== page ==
Capra's long feud with Harry Cohn ended with the release of Mr. Smith Goes To Washington in 1939. What few folks realize is that Capra sacrificed a few prime years of his career for the good of his country, re-joining the army and making a series of pro-U.S. propaganda films from 1943 to 1945. These are the films referred to as the "Why We Fight" series. Capra wrote, directed, and/or produced around fifteen of these films within three years. Returning to making films after the war, he made his best remembered film It's A Wonderful Life, which was originally a box office failure then. He followed it up with State Of The Union, one of the Tracy/Hepburn pairings, before the failure of Liberty Pictures forced him to become a studio director at Paramount. Following this film, Capra almost became a victim of HUAC, unthinkable on the heels of his dedicated service as a colonel.
At Paramount, Capra found himself hemmed in by a studio system he left Columbia to avoid a decade earlier. After two pictures, he left Paramount and busied himself with other non-film projects. From 1956-1958, he made four films for the Bell Science series of films. One of these in particular, entitled Hemo The Magnificent (about the circulatory system), became a staple in the lives of millions of school children in the 1960's. Capra returned to Hollywood for two more films after this series, neither of which did well at the box office. Capra found himself in a new world in Hollywood from 1959 to 1961; big name actors now controlled film production in Hollywood, while directors became much less important than in Capra's heyday.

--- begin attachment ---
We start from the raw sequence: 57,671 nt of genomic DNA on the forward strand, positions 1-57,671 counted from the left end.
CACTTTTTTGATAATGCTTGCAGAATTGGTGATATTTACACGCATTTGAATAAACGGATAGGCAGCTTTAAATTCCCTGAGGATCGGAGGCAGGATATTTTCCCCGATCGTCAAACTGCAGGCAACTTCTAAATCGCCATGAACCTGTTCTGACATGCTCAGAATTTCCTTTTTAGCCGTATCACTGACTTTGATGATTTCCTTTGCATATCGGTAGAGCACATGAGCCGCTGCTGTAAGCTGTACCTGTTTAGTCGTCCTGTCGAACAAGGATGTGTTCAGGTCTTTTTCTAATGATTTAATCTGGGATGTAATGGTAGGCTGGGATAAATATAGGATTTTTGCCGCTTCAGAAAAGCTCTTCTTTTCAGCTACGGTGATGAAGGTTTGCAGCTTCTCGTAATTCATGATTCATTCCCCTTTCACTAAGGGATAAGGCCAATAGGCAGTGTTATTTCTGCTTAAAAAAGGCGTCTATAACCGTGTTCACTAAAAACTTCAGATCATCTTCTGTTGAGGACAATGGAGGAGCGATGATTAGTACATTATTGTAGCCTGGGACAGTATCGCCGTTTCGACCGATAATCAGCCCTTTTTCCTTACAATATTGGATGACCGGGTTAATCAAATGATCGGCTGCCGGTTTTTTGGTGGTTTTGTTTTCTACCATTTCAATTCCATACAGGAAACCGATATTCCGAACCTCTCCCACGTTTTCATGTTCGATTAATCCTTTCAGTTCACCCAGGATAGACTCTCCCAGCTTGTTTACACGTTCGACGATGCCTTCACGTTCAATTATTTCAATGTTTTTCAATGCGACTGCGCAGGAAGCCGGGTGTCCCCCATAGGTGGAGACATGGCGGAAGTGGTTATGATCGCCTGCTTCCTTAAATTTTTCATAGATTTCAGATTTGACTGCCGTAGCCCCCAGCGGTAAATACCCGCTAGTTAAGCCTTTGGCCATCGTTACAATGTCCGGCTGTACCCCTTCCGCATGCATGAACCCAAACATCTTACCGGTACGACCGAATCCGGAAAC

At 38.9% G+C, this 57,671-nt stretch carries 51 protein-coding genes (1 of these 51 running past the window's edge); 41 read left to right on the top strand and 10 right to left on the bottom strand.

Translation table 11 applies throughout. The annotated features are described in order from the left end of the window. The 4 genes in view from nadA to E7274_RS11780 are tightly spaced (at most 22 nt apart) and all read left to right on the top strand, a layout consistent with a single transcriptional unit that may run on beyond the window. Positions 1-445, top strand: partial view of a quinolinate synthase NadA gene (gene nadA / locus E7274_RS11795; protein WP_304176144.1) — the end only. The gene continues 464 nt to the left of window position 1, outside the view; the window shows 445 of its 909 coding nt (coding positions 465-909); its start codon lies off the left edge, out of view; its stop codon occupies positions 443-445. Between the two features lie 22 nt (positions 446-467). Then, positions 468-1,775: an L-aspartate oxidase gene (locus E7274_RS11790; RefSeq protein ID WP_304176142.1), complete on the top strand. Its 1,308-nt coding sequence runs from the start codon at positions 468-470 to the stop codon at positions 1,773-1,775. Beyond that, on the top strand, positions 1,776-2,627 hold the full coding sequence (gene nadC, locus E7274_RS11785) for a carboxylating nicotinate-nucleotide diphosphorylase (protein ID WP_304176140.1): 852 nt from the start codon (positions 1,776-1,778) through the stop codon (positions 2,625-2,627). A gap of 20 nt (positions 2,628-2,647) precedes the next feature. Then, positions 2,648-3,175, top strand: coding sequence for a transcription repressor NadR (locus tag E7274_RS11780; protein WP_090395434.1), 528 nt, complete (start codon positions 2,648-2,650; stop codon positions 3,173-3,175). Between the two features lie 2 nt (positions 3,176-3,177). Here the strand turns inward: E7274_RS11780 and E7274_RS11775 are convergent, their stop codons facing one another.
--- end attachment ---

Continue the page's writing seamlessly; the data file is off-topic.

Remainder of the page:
The film covers Capra's career completely accompanied by brief glimpses of home life. Like many successful directors of his time, Capra had a stable home life with one wife and four children. The film also highlights his contributions to film organizations and his autobiography which became a best seller. He toured college campuses speaking to a new generation of young film-goers who discovered his films while being screened by university film societies or on television. There's something to be said for that, and it's probably found in the eternal idealism and optimism of Capra's style. Viewers see themselves in the common folk struggling to survive against enormous odds or fighting for the good in this world or trying to right wrongs or reluctantly falling in love or doing the right thing despite the siren call of their dreams. ***1/2 of 4 stars.